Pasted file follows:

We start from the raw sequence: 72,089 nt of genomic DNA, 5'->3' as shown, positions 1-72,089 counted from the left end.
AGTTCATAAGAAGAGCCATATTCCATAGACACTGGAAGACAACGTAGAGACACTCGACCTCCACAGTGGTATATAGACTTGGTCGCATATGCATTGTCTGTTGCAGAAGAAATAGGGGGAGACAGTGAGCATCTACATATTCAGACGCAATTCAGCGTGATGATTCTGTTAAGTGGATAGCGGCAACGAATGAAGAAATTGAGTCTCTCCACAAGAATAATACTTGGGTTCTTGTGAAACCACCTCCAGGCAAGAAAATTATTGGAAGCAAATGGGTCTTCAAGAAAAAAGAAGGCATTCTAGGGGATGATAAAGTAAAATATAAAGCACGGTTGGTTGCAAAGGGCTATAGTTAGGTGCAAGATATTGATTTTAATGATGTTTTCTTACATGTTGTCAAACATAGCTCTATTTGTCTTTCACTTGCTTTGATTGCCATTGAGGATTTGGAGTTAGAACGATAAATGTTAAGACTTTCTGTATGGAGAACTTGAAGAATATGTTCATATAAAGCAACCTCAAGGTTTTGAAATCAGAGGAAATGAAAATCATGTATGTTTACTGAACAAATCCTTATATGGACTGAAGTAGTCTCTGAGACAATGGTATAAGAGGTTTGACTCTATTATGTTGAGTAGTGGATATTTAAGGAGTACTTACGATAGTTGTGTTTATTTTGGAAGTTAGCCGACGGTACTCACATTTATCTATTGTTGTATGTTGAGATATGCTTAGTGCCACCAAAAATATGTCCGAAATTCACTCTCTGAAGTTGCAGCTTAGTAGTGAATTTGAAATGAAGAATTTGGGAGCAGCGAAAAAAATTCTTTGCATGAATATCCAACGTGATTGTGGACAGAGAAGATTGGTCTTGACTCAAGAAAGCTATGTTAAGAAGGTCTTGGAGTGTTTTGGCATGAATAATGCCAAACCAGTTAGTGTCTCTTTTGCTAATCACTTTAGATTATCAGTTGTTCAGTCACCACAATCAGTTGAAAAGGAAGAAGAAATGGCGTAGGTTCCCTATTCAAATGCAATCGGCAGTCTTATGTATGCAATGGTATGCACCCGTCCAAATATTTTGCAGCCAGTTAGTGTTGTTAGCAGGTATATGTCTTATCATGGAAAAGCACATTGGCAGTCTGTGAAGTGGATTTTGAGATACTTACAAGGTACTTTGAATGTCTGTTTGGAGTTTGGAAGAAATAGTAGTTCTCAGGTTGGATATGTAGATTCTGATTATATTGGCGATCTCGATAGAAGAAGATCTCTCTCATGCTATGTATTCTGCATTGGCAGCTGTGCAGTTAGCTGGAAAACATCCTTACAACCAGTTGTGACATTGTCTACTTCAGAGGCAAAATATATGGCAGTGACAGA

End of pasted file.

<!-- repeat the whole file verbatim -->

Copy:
We start from the raw sequence: 72,089 nt of genomic DNA, 5'->3' as shown, positions 1-72,089 counted from the left end.
AGTTCATAAGAAGAGCCATATTCCATAGACACTGGAAGACAACGTAGAGACACTCGACCTCCACAGTGGTATATAGACTTGGTCGCATATGCATTGTCTGTTGCAGAAGAAATAGGGGGAGACAGTGAGCATCTACATATTCAGACGCAATTCAGCGTGATGATTCTGTTAAGTGGATAGCGGCAACGAATGAAGAAATTGAGTCTCTCCACAAGAATAATACTTGGGTTCTTGTGAAACCACCTCCAGGCAAGAAAATTATTGGAAGCAAATGGGTCTTCAAGAAAAAAGAAGGCATTCTAGGGGATGATAAAGTAAAATATAAAGCACGGTTGGTTGCAAAGGGCTATAGTTAGGTGCAAGATATTGATTTTAATGATGTTTTCTTACATGTTGTCAAACATAGCTCTATTTGTCTTTCACTTGCTTTGATTGCCATTGAGGATTTGGAGTTAGAACGATAAATGTTAAGACTTTCTGTATGGAGAACTTGAAGAATATGTTCATATAAAGCAACCTCAAGGTTTTGAAATCAGAGGAAATGAAAATCATGTATGTTTACTGAACAAATCCTTATATGGACTGAAGTAGTCTCTGAGACAATGGTATAAGAGGTTTGACTCTATTATGTTGAGTAGTGGATATTTAAGGAGTACTTACGATAGTTGTGTTTATTTTGGAAGTTAGCCGACGGTACTCACATTTATCTATTGTTGTATGTTGAGATATGCTTAGTGCCACCAAAAATATGTCCGAAATTCACTCTCTGAAGTTGCAGCTTAGTAGTGAATTTGAAATGAAGAATTTGGGAGCAGCGAAAAAAATTCTTTGCATGAATATCCAACGTGATTGTGGACAGAGAAGATTGGTCTTGACTCAAGAAAGCTATGTTAAGAAGGTCTTGGAGTGTTTTGGCATGAATAATGCCAAACCAGTTAGTGTCTCTTTTGCTAATCACTTTAGATTATCAGTTGTTCAGTCACCACAATCAGTTGAAAAGGAAGAAGAAATGGCGTAGGTTCCCTATTCAAATGCAATCGGCAGTCTTATGTATGCAATGGTATGCACCCGTCCAAATATTTTGCAGCCAGTTAGTGTTGTTAGCAGGTATATGTCTTATCATGGAAAAGCACATTGGCAGTCTGTGAAGTGGATTTTGAGATACTTACAAGGTACTTTGAATGTCTGTTTGGAGTTTGGAAGAAATAGTAGTTCTCAGGTTGGATATGTAGATTCTGATTATATTGGCGATCTCGATAGAAGAAGATCTCTCTCATGCTATGTATTCTGCATTGGCAGCTGTGCAGTTAGCTGGAAAACATCCTTACAACCAGTTGTGACATTGTCTACTTCAGAGGCAAAATATATGGCAGTGACAGA